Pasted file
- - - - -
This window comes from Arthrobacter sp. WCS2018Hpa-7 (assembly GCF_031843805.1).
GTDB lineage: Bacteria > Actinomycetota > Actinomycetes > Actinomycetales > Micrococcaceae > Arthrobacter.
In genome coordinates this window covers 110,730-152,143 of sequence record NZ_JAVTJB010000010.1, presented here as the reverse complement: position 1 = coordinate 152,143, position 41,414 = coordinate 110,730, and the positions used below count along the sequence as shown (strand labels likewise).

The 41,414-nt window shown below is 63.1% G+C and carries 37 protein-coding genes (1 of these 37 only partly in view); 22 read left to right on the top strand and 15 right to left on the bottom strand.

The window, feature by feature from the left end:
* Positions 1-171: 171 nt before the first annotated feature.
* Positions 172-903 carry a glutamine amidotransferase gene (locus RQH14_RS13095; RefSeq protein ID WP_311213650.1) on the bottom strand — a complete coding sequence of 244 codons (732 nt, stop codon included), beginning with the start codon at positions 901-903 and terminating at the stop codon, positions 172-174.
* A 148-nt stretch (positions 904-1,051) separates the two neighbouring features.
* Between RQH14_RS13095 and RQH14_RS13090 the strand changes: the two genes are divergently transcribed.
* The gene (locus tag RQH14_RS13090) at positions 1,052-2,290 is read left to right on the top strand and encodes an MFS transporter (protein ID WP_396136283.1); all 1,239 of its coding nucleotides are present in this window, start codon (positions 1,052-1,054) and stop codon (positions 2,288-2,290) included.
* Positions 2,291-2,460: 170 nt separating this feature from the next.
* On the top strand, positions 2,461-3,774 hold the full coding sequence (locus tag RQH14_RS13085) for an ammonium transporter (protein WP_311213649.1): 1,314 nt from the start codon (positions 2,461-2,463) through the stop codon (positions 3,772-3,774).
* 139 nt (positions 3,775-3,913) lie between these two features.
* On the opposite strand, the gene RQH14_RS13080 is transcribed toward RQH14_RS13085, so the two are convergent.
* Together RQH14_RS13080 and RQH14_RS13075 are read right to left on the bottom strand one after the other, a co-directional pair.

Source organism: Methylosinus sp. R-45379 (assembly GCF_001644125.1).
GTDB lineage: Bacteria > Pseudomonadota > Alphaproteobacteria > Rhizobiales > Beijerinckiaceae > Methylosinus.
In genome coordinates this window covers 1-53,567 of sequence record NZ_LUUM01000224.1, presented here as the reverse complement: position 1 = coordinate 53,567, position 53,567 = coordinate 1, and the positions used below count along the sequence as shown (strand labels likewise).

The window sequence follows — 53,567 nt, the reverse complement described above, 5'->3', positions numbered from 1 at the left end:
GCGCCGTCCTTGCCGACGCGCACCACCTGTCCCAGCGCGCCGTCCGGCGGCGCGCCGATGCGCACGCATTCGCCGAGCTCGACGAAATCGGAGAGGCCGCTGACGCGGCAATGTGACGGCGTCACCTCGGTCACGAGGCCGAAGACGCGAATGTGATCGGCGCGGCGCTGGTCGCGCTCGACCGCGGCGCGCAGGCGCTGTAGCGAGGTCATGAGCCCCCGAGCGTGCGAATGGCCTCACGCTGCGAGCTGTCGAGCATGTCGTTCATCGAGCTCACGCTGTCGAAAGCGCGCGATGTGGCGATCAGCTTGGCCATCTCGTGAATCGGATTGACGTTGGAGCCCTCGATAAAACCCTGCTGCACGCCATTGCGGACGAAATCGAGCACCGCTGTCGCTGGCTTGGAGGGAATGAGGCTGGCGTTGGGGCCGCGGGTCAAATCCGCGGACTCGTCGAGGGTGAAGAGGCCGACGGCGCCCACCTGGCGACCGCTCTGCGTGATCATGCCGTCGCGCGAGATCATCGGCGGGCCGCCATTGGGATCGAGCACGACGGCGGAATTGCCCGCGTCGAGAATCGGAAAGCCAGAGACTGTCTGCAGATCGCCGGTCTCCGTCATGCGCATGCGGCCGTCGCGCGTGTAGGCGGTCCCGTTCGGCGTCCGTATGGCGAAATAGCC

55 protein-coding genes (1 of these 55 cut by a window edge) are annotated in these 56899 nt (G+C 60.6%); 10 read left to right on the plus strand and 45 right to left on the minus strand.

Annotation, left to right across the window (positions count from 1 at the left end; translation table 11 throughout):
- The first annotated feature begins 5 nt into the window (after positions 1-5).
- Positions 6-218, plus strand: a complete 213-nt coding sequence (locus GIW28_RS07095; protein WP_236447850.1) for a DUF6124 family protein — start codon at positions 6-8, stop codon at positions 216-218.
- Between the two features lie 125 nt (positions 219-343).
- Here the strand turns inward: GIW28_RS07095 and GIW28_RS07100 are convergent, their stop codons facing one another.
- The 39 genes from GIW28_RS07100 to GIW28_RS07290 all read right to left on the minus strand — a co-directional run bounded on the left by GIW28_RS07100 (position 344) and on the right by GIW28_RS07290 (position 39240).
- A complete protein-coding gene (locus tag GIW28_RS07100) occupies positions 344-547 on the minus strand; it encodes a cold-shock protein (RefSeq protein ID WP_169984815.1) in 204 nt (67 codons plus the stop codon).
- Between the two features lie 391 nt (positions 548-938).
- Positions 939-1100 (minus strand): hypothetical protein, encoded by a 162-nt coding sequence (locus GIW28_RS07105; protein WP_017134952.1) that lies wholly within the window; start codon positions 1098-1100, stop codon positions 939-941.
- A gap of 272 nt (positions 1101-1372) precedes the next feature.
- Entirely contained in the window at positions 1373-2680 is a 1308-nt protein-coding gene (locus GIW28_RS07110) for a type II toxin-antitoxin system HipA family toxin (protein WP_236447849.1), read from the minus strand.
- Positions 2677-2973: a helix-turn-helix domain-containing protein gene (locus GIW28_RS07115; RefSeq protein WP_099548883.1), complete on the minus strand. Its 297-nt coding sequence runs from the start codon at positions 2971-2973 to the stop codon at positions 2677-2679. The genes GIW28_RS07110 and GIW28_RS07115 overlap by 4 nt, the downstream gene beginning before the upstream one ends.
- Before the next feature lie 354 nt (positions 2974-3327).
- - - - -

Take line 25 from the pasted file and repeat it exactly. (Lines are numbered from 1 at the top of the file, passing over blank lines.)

- Between the two features lie 125 nt (positions 219-343).